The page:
This is a guest post by Lauren Michaels, After studying film at UCLA, Lauren found that her second love, writing, allowed her to be both critic and harbinger of infortmation. She now freelances for a variety of entertainment publications and is a regular at her local theater.
Moviegoers adore Disney’s digital animation giant, Pixar, with nearly 11.5 million users “liking” its official fan page on Facebook. Although Pixar specializes in making children’s movies, it is the kind of company that permanently brands adults — as well as their kids — as lifelong fans.
Marketing guru Peter Fisk of The Genius Works website says that successful brands have “bigger ambitions” than selling products. “They give business purpose, shared with customers,” Fisk adds. The bottom line, Fisk says, is that Pixar makes life better by inspiring people. More than a mere animation studio, Pixar is a career-making company that helps build enrollment in the animation programs of many an art school, including the venerable California Institute of Arts where Pixar executive John Lasseter honed his creativity.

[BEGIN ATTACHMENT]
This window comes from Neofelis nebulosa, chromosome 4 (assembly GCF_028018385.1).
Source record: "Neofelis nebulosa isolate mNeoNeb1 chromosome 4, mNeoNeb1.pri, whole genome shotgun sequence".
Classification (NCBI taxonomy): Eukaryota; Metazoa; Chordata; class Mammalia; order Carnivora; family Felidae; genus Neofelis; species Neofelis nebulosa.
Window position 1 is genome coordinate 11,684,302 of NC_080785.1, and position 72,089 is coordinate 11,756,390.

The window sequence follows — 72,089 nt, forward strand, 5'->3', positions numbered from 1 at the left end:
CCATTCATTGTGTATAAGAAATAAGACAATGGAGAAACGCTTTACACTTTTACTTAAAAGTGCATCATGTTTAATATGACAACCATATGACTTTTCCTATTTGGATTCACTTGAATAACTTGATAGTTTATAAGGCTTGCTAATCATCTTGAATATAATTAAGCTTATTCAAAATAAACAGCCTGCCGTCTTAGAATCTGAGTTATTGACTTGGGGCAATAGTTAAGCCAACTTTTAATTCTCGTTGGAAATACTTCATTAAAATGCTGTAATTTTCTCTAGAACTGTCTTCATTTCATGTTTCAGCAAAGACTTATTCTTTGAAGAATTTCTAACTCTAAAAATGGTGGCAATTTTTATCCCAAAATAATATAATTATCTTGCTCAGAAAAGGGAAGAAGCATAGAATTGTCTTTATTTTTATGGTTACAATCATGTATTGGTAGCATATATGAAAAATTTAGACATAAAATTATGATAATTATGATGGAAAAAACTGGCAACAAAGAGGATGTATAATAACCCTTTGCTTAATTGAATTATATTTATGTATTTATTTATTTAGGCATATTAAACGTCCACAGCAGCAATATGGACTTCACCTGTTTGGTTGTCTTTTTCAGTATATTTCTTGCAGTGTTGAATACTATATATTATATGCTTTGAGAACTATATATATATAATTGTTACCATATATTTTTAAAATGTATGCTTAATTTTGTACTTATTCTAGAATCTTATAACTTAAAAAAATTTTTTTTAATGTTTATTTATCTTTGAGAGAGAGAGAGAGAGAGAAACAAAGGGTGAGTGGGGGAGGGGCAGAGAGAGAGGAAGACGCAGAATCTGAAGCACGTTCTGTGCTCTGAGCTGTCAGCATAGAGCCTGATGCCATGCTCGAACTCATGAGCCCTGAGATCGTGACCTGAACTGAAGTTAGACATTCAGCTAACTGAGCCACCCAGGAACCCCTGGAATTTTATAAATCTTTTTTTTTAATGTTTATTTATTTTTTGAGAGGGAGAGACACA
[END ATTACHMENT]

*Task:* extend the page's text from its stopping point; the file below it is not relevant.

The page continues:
Workplace Humanity and Continuing Education
Art school students are drawn to the humanistic branding of Pixar’s products, as well as the company’s workplace culture, which nurtures creativity and teamwork. Pixar’s campus in Emeryville, California, is about as far from cubicle culture as a creative type can imagine.
Fisk notes that as Jobs restructured the company, he allowed designers to construct and decorate their individual workspaces and provided airy atriums containing cafes and a wood-fired pizza oven. An on-the-job training program called Pixar University fosters creativity through encouraging workers to become well-rounded. The program offers classes ranging from dance to astrophysics and conservation.
Pixar also gives its employees the time to “do things right” and get their work “pixel perfect,” according to Copyblogger. In short, Pixar prefers delays to doing things poorly. Other businesses could learn a lot from this philosophy and the loyalty it ensures.
New and Old Values
BusinessWeek reports that Pixar’s recent release, Brave, continues “an unbroken record of first-place openings.” Despite its emphasis on the importance of self-actualization, the movie also contains an indelible element of Pixar branding that permeates both its movies and work culture: an old-fashioned concern for interconnectedness. Classics such as Toy Story and Finding Nemo are all about the importance of family and community, and going to great lengths to love one another. In Brave, Merida discovers that by running away to find adventure, she has endangered her family and kingdom. It is up to her to be courageous and save those she loves.